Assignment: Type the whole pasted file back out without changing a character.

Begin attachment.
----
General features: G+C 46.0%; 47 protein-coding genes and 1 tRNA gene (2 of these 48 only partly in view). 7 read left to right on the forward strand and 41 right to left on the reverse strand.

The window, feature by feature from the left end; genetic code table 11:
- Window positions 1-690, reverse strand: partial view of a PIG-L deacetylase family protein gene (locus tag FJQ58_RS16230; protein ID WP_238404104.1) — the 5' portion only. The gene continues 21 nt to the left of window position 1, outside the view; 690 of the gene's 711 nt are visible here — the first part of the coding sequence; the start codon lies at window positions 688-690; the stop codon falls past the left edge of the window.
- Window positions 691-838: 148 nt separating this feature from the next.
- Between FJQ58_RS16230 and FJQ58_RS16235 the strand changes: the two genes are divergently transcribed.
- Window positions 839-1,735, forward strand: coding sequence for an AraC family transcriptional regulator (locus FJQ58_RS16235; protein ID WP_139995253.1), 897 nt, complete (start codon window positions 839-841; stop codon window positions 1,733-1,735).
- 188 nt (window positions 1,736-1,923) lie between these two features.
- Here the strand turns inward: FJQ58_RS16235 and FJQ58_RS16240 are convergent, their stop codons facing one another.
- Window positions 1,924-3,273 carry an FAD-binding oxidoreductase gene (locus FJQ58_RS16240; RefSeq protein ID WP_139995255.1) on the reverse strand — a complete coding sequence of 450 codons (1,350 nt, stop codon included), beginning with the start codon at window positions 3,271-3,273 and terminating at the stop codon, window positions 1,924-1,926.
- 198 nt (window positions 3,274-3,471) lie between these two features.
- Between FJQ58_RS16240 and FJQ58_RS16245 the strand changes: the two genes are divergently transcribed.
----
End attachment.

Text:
General features: G+C 46.0%; 47 protein-coding genes and 1 tRNA gene (2 of these 48 only partly in view). 7 read left to right on the forward strand and 41 right to left on the reverse strand.

The window, feature by feature from the left end; genetic code table 11:
- Window positions 1-690, reverse strand: partial view of a PIG-L deacetylase family protein gene (locus tag FJQ58_RS16230; protein ID WP_238404104.1) — the 5' portion only. The gene continues 21 nt to the left of window position 1, outside the view; 690 of the gene's 711 nt are visible here — the first part of the coding sequence; the start codon lies at window positions 688-690; the stop codon falls past the left edge of the window.
- Window positions 691-838: 148 nt separating this feature from the next.
- Between FJQ58_RS16230 and FJQ58_RS16235 the strand changes: the two genes are divergently transcribed.
- Window positions 839-1,735, forward strand: coding sequence for an AraC family transcriptional regulator (locus FJQ58_RS16235; protein ID WP_139995253.1), 897 nt, complete (start codon window positions 839-841; stop codon window positions 1,733-1,735).
- 188 nt (window positions 1,736-1,923) lie between these two features.
- Here the strand turns inward: FJQ58_RS16235 and FJQ58_RS16240 are convergent, their stop codons facing one another.
- Window positions 1,924-3,273 carry an FAD-binding oxidoreductase gene (locus FJQ58_RS16240; RefSeq protein ID WP_139995255.1) on the reverse strand — a complete coding sequence of 450 codons (1,350 nt, stop codon included), beginning with the start codon at window positions 3,271-3,273 and terminating at the stop codon, window positions 1,924-1,926.
- 198 nt (window positions 3,274-3,471) lie between these two features.
- Between FJQ58_RS16240 and FJQ58_RS16245 the strand changes: the two genes are divergently transcribed.